Educational Theorists

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Social Studies

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Educational Theorists

Franklin BobbittBobbitt believed curriculum should outline important knowledge for ea. subject & develop activities, outlined >800 objectives with activities in How to Make a Curriculum by only using relevant, significant, accepted, and differentiated obj.

Educational Theorists

W.W. ChartersCharters took a scientific approach where he viewed curriculum as goals students must reach, wanted to develop objectives based on social consensus for applying analysis and verification to subjects and activities.

Dewey KilpatrickKilpatrick tried to merge the behaviorist psychology with progressive philosophy in what became known as the " Project Method"4 steps: purposing, planning, executing, judging for anything from classroom projects to school and community projectsBelieved children should give input into curriculum, they had to learn to " why" to make their own decisions, school is a community

Harold RuggRugg believed curriculum should be decided by educated professionals: teachers, administrators, test experts, and curriculum specialists from diff. fields; focused on social studies

Hollis CaswellCaswell believed curriculum should help teachers coordinate activities with subject matter and students' needs and interests; developed 7 steps for curriculum making to provide the proper scope and sequence of subject matter

Ralph TylerTyler developed basic questions that should be answered during planning that emphasizes the learner's needs, can be applied in various situations, and prioritizes objectivesHis Basic Principles of Curriculum and Instruction was widely influential and shows that any school or district can make goals and organize its means and resources to shape curriculum and instruction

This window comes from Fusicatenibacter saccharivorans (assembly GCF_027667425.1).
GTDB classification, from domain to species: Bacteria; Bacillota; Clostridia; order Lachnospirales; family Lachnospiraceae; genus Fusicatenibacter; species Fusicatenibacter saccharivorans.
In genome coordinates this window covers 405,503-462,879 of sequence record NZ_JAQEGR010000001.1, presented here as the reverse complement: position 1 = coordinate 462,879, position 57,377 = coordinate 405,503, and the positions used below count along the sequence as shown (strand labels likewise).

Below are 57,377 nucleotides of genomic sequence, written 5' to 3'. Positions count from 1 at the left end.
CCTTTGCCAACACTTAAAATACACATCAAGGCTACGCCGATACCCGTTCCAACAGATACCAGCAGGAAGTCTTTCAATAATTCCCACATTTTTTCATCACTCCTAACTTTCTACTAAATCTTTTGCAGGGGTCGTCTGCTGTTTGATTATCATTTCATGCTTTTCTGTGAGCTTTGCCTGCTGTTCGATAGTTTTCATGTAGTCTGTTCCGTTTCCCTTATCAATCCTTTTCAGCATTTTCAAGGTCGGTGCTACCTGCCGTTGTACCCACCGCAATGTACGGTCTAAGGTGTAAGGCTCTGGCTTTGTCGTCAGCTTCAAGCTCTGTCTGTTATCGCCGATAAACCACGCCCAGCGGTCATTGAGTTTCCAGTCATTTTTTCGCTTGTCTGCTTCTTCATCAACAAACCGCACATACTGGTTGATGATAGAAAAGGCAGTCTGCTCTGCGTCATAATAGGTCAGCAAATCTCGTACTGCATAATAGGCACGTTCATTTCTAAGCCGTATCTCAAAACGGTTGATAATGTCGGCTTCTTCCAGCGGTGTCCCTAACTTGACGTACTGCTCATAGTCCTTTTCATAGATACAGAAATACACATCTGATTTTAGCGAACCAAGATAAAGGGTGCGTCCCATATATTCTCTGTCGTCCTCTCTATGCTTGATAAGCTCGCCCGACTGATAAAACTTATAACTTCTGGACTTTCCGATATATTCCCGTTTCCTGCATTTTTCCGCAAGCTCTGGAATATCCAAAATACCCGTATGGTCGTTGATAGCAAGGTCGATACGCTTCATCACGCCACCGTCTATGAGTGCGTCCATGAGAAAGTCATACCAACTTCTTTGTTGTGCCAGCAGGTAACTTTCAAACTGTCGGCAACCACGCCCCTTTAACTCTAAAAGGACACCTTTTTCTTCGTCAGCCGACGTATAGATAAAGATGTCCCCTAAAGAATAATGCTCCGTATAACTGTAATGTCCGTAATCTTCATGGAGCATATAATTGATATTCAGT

John GoodladGoodlad believed that philosophy is the starting point in curriculum and helps determine goals, means, and ends but that it helped modify the school's goals and educational programsTeachers should work half-time and spend the rest of their time interpreting and modifying state goals and planning curriculum activities, and schools should benefit the individual and societyEducation is an inalienable rightDiscovered that curriculum prescribed in most schools is ineffective because it's irrelevant, goals and programs don't align, and students are treated as passive recipients

Source:Ornstein, A. C. & Hunkins, F. P. (2009). Curriculum: Foundations, principles, and issues (6th edition). Boston: Pearson.


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